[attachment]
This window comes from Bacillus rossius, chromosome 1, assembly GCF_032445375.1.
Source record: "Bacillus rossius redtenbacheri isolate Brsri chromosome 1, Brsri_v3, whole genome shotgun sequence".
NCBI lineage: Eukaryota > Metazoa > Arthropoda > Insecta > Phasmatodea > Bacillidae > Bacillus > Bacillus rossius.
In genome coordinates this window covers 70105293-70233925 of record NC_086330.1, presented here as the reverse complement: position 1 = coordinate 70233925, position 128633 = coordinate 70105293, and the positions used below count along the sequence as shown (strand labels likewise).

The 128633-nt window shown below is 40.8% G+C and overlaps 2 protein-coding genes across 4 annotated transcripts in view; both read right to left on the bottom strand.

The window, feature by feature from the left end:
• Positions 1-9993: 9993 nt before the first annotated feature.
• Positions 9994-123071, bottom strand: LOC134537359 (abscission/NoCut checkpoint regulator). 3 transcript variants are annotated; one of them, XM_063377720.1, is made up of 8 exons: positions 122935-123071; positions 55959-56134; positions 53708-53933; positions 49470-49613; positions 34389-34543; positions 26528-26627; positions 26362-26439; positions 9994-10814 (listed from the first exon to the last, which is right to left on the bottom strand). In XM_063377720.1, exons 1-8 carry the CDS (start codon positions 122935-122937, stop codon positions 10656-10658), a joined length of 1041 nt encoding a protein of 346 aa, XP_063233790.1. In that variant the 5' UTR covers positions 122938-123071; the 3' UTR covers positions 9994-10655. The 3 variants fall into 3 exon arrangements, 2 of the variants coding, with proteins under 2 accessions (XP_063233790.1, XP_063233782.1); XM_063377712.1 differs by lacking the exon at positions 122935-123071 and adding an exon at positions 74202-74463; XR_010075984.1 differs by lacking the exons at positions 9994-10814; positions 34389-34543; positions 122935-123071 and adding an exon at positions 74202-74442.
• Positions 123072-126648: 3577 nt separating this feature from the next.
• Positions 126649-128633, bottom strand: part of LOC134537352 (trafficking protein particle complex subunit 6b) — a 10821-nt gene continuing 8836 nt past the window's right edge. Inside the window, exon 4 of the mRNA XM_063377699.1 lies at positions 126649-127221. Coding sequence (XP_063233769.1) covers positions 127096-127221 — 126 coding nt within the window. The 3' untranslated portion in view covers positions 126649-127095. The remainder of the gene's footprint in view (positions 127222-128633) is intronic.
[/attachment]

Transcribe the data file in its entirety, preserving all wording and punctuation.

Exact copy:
This window comes from Bacillus rossius, chromosome 1, assembly GCF_032445375.1.
Source record: "Bacillus rossius redtenbacheri isolate Brsri chromosome 1, Brsri_v3, whole genome shotgun sequence".
NCBI lineage: Eukaryota > Metazoa > Arthropoda > Insecta > Phasmatodea > Bacillidae > Bacillus > Bacillus rossius.
In genome coordinates this window covers 70105293-70233925 of record NC_086330.1, presented here as the reverse complement: position 1 = coordinate 70233925, position 128633 = coordinate 70105293, and the positions used below count along the sequence as shown (strand labels likewise).

The 128633-nt window shown below is 40.8% G+C and overlaps 2 protein-coding genes across 4 annotated transcripts in view; both read right to left on the bottom strand.

The window, feature by feature from the left end:
• Positions 1-9993: 9993 nt before the first annotated feature.
• Positions 9994-123071, bottom strand: LOC134537359 (abscission/NoCut checkpoint regulator). 3 transcript variants are annotated; one of them, XM_063377720.1, is made up of 8 exons: positions 122935-123071; positions 55959-56134; positions 53708-53933; positions 49470-49613; positions 34389-34543; positions 26528-26627; positions 26362-26439; positions 9994-10814 (listed from the first exon to the last, which is right to left on the bottom strand). In XM_063377720.1, exons 1-8 carry the CDS (start codon positions 122935-122937, stop codon positions 10656-10658), a joined length of 1041 nt encoding a protein of 346 aa, XP_063233790.1. In that variant the 5' UTR covers positions 122938-123071; the 3' UTR covers positions 9994-10655. The 3 variants fall into 3 exon arrangements, 2 of the variants coding, with proteins under 2 accessions (XP_063233790.1, XP_063233782.1); XM_063377712.1 differs by lacking the exon at positions 122935-123071 and adding an exon at positions 74202-74463; XR_010075984.1 differs by lacking the exons at positions 9994-10814; positions 34389-34543; positions 122935-123071 and adding an exon at positions 74202-74442.
• Positions 123072-126648: 3577 nt separating this feature from the next.
• Positions 126649-128633, bottom strand: part of LOC134537352 (trafficking protein particle complex subunit 6b) — a 10821-nt gene continuing 8836 nt past the window's right edge. Inside the window, exon 4 of the mRNA XM_063377699.1 lies at positions 126649-127221. Coding sequence (XP_063233769.1) covers positions 127096-127221 — 126 coding nt within the window. The 3' untranslated portion in view covers positions 126649-127095. The remainder of the gene's footprint in view (positions 127222-128633) is intronic.